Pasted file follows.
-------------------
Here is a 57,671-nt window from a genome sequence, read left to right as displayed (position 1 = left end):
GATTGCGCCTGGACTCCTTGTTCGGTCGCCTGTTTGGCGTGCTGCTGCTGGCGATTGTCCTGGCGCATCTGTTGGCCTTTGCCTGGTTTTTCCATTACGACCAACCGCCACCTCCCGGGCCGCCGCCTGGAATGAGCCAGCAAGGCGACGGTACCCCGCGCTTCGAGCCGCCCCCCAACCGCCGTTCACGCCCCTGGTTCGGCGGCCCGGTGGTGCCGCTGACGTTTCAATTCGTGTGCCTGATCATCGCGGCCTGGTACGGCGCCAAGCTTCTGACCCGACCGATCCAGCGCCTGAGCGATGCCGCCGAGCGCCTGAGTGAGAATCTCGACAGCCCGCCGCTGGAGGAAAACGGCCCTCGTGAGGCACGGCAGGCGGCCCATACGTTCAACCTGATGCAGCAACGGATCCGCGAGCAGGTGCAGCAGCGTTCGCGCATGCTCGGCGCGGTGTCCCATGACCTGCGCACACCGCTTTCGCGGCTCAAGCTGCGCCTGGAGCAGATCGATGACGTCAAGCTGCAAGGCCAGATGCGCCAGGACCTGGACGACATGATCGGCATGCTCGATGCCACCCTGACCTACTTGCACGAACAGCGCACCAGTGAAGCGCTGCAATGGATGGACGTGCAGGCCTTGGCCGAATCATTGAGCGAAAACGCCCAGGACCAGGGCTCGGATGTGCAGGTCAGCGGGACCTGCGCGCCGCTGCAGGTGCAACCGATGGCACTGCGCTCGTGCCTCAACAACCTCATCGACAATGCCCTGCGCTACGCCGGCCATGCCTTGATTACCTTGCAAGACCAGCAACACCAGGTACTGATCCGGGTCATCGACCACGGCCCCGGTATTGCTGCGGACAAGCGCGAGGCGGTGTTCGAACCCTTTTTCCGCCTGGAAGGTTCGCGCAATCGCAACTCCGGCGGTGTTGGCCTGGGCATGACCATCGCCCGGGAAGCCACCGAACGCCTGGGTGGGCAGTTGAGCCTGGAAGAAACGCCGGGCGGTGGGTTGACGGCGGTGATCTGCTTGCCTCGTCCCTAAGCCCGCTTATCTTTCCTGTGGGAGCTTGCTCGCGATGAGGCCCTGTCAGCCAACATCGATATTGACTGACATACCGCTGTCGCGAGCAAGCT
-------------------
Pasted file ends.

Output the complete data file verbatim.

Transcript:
Here is a 57,671-nt window from a genome sequence, read left to right as displayed (position 1 = left end):
GATTGCGCCTGGACTCCTTGTTCGGTCGCCTGTTTGGCGTGCTGCTGCTGGCGATTGTCCTGGCGCATCTGTTGGCCTTTGCCTGGTTTTTCCATTACGACCAACCGCCACCTCCCGGGCCGCCGCCTGGAATGAGCCAGCAAGGCGACGGTACCCCGCGCTTCGAGCCGCCCCCCAACCGCCGTTCACGCCCCTGGTTCGGCGGCCCGGTGGTGCCGCTGACGTTTCAATTCGTGTGCCTGATCATCGCGGCCTGGTACGGCGCCAAGCTTCTGACCCGACCGATCCAGCGCCTGAGCGATGCCGCCGAGCGCCTGAGTGAGAATCTCGACAGCCCGCCGCTGGAGGAAAACGGCCCTCGTGAGGCACGGCAGGCGGCCCATACGTTCAACCTGATGCAGCAACGGATCCGCGAGCAGGTGCAGCAGCGTTCGCGCATGCTCGGCGCGGTGTCCCATGACCTGCGCACACCGCTTTCGCGGCTCAAGCTGCGCCTGGAGCAGATCGATGACGTCAAGCTGCAAGGCCAGATGCGCCAGGACCTGGACGACATGATCGGCATGCTCGATGCCACCCTGACCTACTTGCACGAACAGCGCACCAGTGAAGCGCTGCAATGGATGGACGTGCAGGCCTTGGCCGAATCATTGAGCGAAAACGCCCAGGACCAGGGCTCGGATGTGCAGGTCAGCGGGACCTGCGCGCCGCTGCAGGTGCAACCGATGGCACTGCGCTCGTGCCTCAACAACCTCATCGACAATGCCCTGCGCTACGCCGGCCATGCCTTGATTACCTTGCAAGACCAGCAACACCAGGTACTGATCCGGGTCATCGACCACGGCCCCGGTATTGCTGCGGACAAGCGCGAGGCGGTGTTCGAACCCTTTTTCCGCCTGGAAGGTTCGCGCAATCGCAACTCCGGCGGTGTTGGCCTGGGCATGACCATCGCCCGGGAAGCCACCGAACGCCTGGGTGGGCAGTTGAGCCTGGAAGAAACGCCGGGCGGTGGGTTGACGGCGGTGATCTGCTTGCCTCGTCCCTAAGCCCGCTTATCTTTCCTGTGGGAGCTTGCTCGCGATGAGGCCCTGTCAGCCAACATCGATATTGACTGACATACCGCTGTCGCGAGCAAGCT